I’ve just done a first – deliberately taken an illegal action. Unknowingly I committed the same offence as a child, chalking hopscotch squares on the pavement as I played with friends. This morning I knew what I was doing. My offence – to chalk names of flowers on the pavement. I have done this to encourage people to notice them, and, if they don’t know their names, to be able to identify them. I also added a smiley face. Partly for the joy of sharing my delight in these flowers with whoever may walk by. Partly as I think we all need a smile at the moment.
First I had to dig to the back of a cupboard to unearth a box of chalks, not used since my girls played schools, writing lessons with chalk on a blackboard. (Chalk, blackboards, school, for several reasons that seems a lifetime ago.) Then I started: purple for the delicate lilac flowers of field madder; yellow for golden buttercups; white for glorious, lavish May.
As I wrote, skylarks were singing so I added a suggestion for people to listen for them. I sometimes walk along too wrapped up in my own thoughts to raise my head to listen. Then their song catches my ear. As I listen to these birds singing as they rise, my heart lifts too. I remember too when I did not know the song of skylarks, and I would not have dreamt they could be heard from in our village. They were too ephemeral – birds of poetry and music – to be part of our prosaic world. Yet here they are. Our world is not prosaic at all… That is perhaps above all why I have been out chalking the pavements this morning…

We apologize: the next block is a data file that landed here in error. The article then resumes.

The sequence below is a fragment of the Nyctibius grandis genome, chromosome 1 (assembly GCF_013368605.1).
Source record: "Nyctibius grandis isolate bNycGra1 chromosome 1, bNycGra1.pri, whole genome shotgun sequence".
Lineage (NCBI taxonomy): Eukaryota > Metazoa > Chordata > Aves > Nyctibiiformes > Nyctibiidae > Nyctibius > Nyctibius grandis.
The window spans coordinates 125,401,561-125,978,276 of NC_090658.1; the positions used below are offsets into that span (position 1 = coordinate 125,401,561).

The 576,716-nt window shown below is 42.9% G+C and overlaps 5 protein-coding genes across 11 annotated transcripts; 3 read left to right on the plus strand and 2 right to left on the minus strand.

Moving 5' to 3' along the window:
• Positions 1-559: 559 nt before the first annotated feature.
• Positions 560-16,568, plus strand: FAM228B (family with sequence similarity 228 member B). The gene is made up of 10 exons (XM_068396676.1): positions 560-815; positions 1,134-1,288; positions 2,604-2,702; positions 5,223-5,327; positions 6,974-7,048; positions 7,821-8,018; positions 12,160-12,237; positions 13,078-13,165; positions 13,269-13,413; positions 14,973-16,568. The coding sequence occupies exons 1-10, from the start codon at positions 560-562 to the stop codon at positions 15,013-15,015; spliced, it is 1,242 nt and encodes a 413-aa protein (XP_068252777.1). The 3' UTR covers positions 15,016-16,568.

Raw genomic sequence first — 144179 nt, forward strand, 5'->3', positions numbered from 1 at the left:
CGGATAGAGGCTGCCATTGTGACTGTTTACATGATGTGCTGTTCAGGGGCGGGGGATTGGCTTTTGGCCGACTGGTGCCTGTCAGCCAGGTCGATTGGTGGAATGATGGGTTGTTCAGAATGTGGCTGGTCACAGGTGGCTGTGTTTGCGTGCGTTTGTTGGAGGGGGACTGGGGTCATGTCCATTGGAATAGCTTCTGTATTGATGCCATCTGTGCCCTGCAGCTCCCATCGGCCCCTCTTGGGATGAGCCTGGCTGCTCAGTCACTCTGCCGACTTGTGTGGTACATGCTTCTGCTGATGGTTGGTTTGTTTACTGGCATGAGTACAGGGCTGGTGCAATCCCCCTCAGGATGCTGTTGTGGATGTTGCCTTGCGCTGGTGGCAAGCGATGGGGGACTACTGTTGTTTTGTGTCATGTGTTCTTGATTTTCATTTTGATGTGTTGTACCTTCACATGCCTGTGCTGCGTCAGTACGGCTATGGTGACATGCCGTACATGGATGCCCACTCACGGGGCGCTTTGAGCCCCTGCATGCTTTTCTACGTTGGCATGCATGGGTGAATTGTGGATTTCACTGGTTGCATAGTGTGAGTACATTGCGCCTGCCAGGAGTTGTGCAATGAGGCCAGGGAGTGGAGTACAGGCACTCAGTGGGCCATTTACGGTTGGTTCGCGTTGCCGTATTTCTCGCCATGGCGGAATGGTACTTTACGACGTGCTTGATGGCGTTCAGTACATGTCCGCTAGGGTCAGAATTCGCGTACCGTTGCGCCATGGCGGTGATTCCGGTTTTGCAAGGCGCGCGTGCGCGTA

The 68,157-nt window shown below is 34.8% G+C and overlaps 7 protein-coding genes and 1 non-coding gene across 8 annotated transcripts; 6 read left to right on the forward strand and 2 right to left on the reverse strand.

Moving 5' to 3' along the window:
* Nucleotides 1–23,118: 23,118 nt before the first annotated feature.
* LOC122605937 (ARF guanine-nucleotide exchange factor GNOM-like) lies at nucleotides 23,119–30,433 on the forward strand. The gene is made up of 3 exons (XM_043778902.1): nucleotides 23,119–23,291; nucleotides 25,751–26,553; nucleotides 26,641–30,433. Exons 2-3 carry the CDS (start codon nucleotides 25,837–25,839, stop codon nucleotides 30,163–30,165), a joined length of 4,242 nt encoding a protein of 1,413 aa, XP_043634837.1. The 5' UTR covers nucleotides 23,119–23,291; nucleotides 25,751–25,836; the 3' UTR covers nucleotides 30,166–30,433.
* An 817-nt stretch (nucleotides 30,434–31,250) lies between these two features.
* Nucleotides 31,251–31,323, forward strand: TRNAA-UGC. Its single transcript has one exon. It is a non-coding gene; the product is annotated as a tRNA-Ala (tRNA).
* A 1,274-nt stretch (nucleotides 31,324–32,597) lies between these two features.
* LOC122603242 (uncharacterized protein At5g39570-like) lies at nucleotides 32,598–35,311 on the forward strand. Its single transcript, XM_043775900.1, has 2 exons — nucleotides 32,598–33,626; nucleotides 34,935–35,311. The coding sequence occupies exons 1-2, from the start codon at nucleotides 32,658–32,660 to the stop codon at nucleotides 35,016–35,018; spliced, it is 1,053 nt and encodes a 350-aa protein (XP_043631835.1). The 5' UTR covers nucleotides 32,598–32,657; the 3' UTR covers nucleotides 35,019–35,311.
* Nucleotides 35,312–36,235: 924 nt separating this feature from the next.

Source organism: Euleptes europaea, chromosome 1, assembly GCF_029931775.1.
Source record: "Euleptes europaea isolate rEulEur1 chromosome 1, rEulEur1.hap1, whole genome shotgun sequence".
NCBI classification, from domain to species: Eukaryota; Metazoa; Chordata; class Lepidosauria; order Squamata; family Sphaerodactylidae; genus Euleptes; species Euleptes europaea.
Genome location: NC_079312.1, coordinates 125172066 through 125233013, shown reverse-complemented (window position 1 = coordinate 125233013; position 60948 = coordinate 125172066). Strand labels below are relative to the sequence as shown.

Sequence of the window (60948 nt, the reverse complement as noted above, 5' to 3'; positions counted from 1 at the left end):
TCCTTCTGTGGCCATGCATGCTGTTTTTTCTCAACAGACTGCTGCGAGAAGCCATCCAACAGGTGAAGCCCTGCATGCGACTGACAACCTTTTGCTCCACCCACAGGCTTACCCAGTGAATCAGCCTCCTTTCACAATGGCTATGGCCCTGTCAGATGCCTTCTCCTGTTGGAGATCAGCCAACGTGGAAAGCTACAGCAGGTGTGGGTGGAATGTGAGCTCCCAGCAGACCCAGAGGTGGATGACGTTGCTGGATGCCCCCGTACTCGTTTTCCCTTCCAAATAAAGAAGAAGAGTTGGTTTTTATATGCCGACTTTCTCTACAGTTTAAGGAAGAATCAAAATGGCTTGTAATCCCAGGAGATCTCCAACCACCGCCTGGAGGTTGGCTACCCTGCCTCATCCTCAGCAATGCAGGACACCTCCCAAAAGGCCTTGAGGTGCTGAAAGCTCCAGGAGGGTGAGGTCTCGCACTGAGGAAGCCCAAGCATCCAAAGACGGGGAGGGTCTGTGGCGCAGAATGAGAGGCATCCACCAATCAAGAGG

To ‘get your ear in’ to skylark song you can listen here. The British Trust for Ornithology have produced a video which describes skylarks and their song. (This compares skylarks with wood larks. To see and hear woodlarks we will need to wait for when we can visit Thetford Forest again.)
I had been wondering about labelling wild plants round the village when I heard of botanist Boris Presseq of Toulouse Museum of Natural History chalking names on the pavements to highlight street flowers in his city. The simple video of him doing so has had 7 million views. He has understood this moment in time and the desire of people to see and get to know the world that is around them. He said: “I wanted to raise awareness of the presence, knowledge and respect of these wild plants on sidewalks. People who had never taken the time to observe these plants now tell me their view has changed. Schools have contacted me since to work with students on nature in the city.”
Dee Carlock, one follower put it very well:
It’s a great idea. When you know the names, the plants become more alive to you as individual beings.
People across Europe have started chalking names of plants on pavements. Sophie Leguil is doing this in Hackney.
Meanwhile, I have come back in, dusted chalk off my hands and am watching the rain come down. I hope a few people will enjoy my efforts and have understood their meaning before they are washed away…
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